Hello. I've just built a new comp and wanted to make sure the timings and memory clock were set to their stock settings. I don't have any experience doing this so help will be much appreciated. Specs and images are below.
I believe I need to change the Command Rate from 2T to 1T.
Also, I think I need to switch Memory Clock to x8.00 for 1600Mhz. Right now it's set to x6.66 which is
Do a quick double check to make sure it was setup correct & disable Speed Spectrum, which monitors for voltage issues. If that doen't work, start with on stick at a time and test. You might have a flauty stick or it just can't run at steaded speeds.
On my Intel Gigabyte board, you have to press the key combination for advanced options (I can't remember what it is right now, though the manual will say) to see spread spectrum. Though you may just not have it.
I put the timings at 7-8-7-24 2T @ 1.65v and everything fine. Just can't set the Memory Clock to 1600MHz.
I found some useful information::
"It seems that AMD’s AM3 Phenom II has a memory problem. The problem rears its ugly head when you have more than one DDR3-1333 (or greater) module per channel. If you have all four slots on your new AM3 board filled you could encounter “unreliable operation”.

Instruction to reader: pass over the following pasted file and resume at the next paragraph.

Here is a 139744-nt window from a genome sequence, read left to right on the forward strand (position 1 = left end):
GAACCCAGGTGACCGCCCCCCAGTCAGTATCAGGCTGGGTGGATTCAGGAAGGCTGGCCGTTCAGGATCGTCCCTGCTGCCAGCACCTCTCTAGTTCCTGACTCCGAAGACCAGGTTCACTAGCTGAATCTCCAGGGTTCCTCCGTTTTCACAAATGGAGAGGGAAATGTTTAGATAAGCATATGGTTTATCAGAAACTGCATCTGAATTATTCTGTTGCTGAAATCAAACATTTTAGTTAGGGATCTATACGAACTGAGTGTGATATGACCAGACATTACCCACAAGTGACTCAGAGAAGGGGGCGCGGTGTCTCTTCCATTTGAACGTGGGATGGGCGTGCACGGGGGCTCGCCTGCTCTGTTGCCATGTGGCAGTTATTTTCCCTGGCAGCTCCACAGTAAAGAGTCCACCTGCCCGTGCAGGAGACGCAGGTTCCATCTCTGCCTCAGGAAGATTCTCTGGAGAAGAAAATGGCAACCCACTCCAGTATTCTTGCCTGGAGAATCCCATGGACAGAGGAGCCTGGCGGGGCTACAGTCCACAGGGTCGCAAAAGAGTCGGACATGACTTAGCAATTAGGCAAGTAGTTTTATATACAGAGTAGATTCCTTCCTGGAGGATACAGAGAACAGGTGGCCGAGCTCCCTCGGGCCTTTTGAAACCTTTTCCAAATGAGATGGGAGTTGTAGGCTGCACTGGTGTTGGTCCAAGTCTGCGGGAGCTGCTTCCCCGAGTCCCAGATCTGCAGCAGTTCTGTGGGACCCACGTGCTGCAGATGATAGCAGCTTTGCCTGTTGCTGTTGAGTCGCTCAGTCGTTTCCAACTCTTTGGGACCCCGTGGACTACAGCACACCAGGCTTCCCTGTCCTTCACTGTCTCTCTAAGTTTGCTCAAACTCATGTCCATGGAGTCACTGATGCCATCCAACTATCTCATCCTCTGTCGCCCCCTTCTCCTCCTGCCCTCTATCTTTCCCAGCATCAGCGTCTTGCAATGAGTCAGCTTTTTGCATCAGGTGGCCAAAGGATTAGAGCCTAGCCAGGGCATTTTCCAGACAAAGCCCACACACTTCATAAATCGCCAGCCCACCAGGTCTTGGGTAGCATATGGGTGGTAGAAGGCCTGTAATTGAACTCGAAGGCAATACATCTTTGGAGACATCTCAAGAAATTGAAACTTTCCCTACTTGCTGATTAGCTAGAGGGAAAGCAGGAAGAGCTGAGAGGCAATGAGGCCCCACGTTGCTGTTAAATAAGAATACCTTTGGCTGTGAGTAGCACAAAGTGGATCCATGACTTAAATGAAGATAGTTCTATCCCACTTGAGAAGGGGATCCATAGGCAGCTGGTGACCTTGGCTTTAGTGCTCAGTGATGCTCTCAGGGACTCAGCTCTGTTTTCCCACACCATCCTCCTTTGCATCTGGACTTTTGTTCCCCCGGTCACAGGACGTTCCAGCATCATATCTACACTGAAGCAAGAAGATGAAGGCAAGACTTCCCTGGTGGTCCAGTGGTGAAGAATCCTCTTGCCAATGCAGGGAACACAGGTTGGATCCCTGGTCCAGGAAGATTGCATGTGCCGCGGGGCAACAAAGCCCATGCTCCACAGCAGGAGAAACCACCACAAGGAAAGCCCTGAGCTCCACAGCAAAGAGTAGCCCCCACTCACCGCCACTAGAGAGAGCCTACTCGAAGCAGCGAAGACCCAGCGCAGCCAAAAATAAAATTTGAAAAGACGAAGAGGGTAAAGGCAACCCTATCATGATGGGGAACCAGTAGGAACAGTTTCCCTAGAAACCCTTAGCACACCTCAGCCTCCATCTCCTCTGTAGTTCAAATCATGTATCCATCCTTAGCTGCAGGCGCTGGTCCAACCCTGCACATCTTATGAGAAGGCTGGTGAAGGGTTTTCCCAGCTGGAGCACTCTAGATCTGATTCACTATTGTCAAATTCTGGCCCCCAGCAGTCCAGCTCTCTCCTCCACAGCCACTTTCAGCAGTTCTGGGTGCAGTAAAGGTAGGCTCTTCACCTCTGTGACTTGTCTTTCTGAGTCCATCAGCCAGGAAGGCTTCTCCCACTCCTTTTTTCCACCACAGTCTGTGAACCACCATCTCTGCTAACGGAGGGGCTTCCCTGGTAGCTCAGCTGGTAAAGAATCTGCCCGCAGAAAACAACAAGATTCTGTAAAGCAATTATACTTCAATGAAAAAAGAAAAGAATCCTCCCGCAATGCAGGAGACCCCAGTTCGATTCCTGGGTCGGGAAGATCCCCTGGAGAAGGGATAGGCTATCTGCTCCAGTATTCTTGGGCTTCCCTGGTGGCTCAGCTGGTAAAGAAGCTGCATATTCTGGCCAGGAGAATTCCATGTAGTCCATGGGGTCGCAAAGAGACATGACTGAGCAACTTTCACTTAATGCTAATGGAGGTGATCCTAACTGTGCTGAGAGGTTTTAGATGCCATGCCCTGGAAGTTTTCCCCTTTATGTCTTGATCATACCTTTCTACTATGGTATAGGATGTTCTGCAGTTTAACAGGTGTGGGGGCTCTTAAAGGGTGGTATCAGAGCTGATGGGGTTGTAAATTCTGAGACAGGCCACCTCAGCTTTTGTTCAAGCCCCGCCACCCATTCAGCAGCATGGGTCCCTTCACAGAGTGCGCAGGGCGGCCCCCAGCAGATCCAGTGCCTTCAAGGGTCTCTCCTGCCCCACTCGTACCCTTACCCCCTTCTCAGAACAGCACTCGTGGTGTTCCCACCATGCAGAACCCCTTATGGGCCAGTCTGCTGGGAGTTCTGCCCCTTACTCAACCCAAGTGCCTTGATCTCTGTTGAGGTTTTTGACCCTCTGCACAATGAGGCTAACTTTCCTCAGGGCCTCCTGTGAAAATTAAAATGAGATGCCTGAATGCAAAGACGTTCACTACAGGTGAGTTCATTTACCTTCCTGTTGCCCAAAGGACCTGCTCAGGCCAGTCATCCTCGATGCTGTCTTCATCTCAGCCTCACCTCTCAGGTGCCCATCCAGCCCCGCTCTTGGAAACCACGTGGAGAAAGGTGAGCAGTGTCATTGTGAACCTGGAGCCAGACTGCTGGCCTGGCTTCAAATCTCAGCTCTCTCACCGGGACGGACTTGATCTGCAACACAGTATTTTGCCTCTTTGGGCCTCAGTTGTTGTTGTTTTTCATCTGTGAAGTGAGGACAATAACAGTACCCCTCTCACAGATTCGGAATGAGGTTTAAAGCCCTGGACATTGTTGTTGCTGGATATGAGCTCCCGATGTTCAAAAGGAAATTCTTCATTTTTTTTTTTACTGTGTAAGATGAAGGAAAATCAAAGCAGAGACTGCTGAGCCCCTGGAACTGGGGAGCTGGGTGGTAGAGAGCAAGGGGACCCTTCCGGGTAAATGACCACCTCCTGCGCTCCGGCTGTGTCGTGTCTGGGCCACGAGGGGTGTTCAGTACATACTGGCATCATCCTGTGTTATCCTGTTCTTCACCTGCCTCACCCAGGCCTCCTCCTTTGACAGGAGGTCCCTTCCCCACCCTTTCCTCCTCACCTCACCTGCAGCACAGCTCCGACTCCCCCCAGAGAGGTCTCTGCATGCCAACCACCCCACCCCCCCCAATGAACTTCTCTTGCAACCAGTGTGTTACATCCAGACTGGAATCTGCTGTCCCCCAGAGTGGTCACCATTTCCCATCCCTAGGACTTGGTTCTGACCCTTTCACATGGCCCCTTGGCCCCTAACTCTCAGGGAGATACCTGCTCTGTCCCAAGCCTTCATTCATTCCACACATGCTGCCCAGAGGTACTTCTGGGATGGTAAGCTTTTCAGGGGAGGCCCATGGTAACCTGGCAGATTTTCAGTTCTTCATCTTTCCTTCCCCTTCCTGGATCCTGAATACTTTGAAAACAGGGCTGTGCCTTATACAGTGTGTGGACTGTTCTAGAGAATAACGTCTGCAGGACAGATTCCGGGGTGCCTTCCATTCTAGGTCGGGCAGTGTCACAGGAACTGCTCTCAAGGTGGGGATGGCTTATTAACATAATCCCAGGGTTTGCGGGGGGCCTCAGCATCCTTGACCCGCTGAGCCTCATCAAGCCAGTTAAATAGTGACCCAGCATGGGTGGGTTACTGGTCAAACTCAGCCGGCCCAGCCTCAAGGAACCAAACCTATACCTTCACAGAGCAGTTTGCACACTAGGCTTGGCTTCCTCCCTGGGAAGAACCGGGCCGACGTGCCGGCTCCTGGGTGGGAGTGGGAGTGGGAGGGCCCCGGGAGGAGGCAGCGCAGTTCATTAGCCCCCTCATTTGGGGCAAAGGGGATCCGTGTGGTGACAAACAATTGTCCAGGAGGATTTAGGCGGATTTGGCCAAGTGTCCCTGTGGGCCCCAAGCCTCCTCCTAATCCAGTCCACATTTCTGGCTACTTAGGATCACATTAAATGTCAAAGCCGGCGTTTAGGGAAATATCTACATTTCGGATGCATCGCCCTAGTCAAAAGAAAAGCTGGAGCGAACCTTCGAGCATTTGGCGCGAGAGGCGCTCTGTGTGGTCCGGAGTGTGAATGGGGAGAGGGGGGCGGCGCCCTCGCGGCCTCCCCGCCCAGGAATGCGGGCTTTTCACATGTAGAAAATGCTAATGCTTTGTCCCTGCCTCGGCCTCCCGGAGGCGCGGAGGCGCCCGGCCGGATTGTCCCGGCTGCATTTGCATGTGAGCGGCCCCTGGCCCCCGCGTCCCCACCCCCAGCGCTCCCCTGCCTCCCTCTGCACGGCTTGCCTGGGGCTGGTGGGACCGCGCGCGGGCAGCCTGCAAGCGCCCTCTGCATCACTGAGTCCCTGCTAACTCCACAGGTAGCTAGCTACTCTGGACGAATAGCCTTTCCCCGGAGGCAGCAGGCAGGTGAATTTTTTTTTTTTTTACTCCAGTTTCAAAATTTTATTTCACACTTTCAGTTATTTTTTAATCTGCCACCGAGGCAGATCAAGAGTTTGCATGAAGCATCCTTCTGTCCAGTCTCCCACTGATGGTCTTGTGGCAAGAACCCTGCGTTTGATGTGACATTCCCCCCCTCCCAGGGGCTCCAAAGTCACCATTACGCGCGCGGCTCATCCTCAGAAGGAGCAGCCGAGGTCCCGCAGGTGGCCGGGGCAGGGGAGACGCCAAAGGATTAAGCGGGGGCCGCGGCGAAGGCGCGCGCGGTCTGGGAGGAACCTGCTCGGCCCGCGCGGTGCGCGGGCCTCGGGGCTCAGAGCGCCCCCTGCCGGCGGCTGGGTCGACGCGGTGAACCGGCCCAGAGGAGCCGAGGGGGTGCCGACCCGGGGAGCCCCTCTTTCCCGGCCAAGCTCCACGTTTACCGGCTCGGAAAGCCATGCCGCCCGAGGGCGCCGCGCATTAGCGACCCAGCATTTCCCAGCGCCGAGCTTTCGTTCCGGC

The Phenom II’s memory controller has two 64-bit wide memory channels that when combined (in ganged mode) offer an effective 128-bit wide controller. On most mainboards this means you have four memory slots (2 slots per channel). For the time being AMD is not recommending using more than 2 modules (one per channel) for any DDR3 clocked at 1333 or above. If you have more than 2 modules the AMD quick fix is to change the speed to 1066 and adjust the timings to help overcome the speed loss.
It seems that the root cause of the issue may be linked to DRAM voltage.
It is possible that by slightly overvolting the RAM you may be able to overcome this issue. AMD is working on a more permanent fix already.
***I spoke with Damon Muzny at AMD about this and it is not actually a problem. This behavior is actually by design. The reason is that AMD could not predict the behavior off all DDR3-1333 memory. They found that with certain lower quality memory modules and all four slots populated (2 modules per channel) they encountered instability. They were faced with a choice; either they could drop listing support for DDR3 - 1333 or they could design the system to down clock the memory to 1066 and recommend it to everyone using 2 modules per channel.
You have probably guessed what they chose.
In all honesty you can usually get more performance from a lower clock and tighter latency than a high clock and loose latency. Or you could always bump up the memory voltage and bring stability back that way.